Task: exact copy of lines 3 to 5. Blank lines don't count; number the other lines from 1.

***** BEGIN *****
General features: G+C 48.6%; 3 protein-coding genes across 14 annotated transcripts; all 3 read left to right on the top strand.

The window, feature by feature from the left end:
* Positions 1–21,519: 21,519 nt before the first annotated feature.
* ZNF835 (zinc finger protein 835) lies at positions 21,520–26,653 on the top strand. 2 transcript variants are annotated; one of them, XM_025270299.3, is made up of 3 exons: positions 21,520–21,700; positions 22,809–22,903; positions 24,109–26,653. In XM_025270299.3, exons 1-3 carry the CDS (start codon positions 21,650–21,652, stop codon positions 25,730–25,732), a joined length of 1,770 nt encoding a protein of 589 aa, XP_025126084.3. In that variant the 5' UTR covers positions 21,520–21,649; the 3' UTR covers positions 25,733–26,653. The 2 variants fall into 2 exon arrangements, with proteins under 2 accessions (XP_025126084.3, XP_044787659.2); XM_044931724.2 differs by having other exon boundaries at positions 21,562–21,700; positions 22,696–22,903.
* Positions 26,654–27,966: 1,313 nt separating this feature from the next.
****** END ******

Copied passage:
* Positions 1–21,519: 21,519 nt before the first annotated feature.
* ZNF835 (zinc finger protein 835) lies at positions 21,520–26,653 on the top strand. 2 transcript variants are annotated; one of them, XM_025270299.3, is made up of 3 exons: positions 21,520–21,700; positions 22,809–22,903; positions 24,109–26,653. In XM_025270299.3, exons 1-3 carry the CDS (start codon positions 21,650–21,652, stop codon positions 25,730–25,732), a joined length of 1,770 nt encoding a protein of 589 aa, XP_025126084.3. In that variant the 5' UTR covers positions 21,520–21,649; the 3' UTR covers positions 25,733–26,653. The 2 variants fall into 2 exon arrangements, with proteins under 2 accessions (XP_025126084.3, XP_044787659.2); XM_044931724.2 differs by having other exon boundaries at positions 21,562–21,700; positions 22,696–22,903.
* Positions 26,654–27,966: 1,313 nt separating this feature from the next.